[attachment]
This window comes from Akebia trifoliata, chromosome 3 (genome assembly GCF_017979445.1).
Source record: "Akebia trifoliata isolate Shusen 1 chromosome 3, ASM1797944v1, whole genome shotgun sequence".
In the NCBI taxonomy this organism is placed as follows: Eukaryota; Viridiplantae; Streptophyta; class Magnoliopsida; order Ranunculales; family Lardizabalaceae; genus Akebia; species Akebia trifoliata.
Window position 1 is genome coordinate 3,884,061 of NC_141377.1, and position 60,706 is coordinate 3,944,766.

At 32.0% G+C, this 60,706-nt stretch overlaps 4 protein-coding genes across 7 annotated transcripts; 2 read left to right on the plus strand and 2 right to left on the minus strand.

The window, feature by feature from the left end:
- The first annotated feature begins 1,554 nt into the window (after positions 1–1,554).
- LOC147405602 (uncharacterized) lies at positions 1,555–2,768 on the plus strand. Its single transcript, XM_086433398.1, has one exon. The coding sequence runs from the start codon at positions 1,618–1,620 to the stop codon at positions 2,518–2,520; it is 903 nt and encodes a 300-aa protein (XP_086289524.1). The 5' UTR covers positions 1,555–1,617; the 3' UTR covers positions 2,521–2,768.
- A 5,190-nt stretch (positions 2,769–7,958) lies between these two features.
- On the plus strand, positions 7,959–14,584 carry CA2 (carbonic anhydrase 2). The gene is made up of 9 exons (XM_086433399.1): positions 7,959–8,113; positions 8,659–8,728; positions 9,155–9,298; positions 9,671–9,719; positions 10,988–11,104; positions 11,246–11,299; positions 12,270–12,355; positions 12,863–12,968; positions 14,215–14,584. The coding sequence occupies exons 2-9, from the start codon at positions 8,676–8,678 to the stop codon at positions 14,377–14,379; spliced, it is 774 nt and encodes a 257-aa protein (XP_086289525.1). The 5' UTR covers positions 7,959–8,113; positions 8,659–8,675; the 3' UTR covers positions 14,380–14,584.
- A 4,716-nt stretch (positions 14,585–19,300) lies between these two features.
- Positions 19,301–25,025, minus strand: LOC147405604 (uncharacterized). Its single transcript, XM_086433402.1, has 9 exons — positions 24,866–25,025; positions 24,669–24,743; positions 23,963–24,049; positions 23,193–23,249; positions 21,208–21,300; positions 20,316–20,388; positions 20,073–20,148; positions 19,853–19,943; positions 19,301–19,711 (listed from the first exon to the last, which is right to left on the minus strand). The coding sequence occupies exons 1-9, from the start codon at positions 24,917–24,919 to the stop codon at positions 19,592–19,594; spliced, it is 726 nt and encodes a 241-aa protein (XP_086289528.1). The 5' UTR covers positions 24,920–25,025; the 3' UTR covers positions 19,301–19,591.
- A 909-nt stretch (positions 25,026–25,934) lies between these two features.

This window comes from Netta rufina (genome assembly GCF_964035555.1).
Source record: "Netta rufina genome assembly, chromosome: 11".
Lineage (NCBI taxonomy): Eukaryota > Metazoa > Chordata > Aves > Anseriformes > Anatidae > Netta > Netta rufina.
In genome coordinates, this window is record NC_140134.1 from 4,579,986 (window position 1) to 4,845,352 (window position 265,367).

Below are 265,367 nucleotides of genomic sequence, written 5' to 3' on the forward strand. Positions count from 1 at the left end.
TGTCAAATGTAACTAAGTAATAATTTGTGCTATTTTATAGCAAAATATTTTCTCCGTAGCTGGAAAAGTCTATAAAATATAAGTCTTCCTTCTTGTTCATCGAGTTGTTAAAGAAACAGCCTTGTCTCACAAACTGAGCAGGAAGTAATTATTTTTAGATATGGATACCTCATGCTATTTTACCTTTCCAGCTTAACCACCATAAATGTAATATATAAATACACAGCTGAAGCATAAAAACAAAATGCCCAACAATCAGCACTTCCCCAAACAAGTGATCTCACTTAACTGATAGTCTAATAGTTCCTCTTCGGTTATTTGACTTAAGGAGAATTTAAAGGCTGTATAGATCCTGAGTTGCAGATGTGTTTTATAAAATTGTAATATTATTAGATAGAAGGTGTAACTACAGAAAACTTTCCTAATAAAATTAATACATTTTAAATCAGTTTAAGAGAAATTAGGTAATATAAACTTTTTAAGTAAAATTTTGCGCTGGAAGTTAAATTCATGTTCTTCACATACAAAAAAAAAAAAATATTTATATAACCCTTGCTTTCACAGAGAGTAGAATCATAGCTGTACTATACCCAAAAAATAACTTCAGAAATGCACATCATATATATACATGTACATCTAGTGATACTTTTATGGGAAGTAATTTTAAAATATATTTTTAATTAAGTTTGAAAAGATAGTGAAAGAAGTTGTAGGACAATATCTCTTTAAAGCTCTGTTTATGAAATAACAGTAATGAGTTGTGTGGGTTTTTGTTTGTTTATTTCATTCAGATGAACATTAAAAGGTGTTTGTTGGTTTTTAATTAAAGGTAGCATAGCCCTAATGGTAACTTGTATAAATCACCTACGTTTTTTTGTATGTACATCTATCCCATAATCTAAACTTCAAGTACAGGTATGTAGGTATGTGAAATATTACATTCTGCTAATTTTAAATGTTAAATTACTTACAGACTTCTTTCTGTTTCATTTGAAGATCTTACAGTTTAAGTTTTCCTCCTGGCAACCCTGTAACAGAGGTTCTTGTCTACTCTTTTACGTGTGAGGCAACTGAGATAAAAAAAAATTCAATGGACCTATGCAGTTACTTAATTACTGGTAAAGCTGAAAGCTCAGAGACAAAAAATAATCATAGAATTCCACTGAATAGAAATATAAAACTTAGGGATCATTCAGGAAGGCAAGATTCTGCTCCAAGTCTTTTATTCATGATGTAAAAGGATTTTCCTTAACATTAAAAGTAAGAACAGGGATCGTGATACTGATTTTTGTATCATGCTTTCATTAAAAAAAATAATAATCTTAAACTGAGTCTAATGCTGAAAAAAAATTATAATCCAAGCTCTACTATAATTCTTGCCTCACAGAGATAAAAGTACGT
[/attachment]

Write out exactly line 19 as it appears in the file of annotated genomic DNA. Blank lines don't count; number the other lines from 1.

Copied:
TGTCAAATGTAACTAAGTAATAATTTGTGCTATTTTATAGCAAAATATTTTCTCCGTAGCTGGAAAAGTCTATAAAATATAAGTCTTCCTTCTTGTTCATCGAGTTGTTAAAGAAACAGCCTTGTCTCACAAACTGAGCAGGAAGTAATTATTTTTAGATATGGATACCTCATGCTATTTTACCTTTCCAGCTTAACCACCATAAATGTAATATATAAATACACAGCTGAAGCATAAAAACAAAATGCCCAACAATCAGCACTTCCCCAAACAAGTGATCTCACTTAACTGATAGTCTAATAGTTCCTCTTCGGTTATTTGACTTAAGGAGAATTTAAAGGCTGTATAGATCCTGAGTTGCAGATGTGTTTTATAAAATTGTAATATTATTAGATAGAAGGTGTAACTACAGAAAACTTTCCTAATAAAATTAATACATTTTAAATCAGTTTAAGAGAAATTAGGTAATATAAACTTTTTAAGTAAAATTTTGCGCTGGAAGTTAAATTCATGTTCTTCACATACAAAAAAAAAAAAATATTTATATAACCCTTGCTTTCACAGAGAGTAGAATCATAGCTGTACTATACCCAAAAAATAACTTCAGAAATGCACATCATATATATACATGTACATCTAGTGATACTTTTATGGGAAGTAATTTTAAAATATATTTTTAATTAAGTTTGAAAAGATAGTGAAAGAAGTTGTAGGACAATATCTCTTTAAAGCTCTGTTTATGAAATAACAGTAATGAGTTGTGTGGGTTTTTGTTTGTTTATTTCATTCAGATGAACATTAAAAGGTGTTTGTTGGTTTTTAATTAAAGGTAGCATAGCCCTAATGGTAACTTGTATAAATCACCTACGTTTTTTTGTATGTACATCTATCCCATAATCTAAACTTCAAGTACAGGTATGTAGGTATGTGAAATATTACATTCTGCTAATTTTAAATGTTAAATTACTTACAGACTTCTTTCTGTTTCATTTGAAGATCTTACAGTTTAAGTTTTCCTCCTGGCAACCCTGTAACAGAGGTTCTTGTCTACTCTTTTACGTGTGAGGCAACTGAGATAAAAAAAAATTCAATGGACCTATGCAGTTACTTAATTACTGGTAAAGCTGAAAGCTCAGAGACAAAAAATAATCATAGAATTCCACTGAATAGAAATATAAAACTTAGGGATCATTCAGGAAGGCAAGATTCTGCTCCAAGTCTTTTATTCATGATGTAAAAGGATTTTCCTTAACATTAAAAGTAAGAACAGGGATCGTGATACTGATTTTTGTATCATGCTTTCATTAAAAAAAATAATAATCTTAAACTGAGTCTAATGCTGAAAAAAAATTATAATCCAAGCTCTACTATAATTCTTGCCTCACAGAGATAAAAGTACGT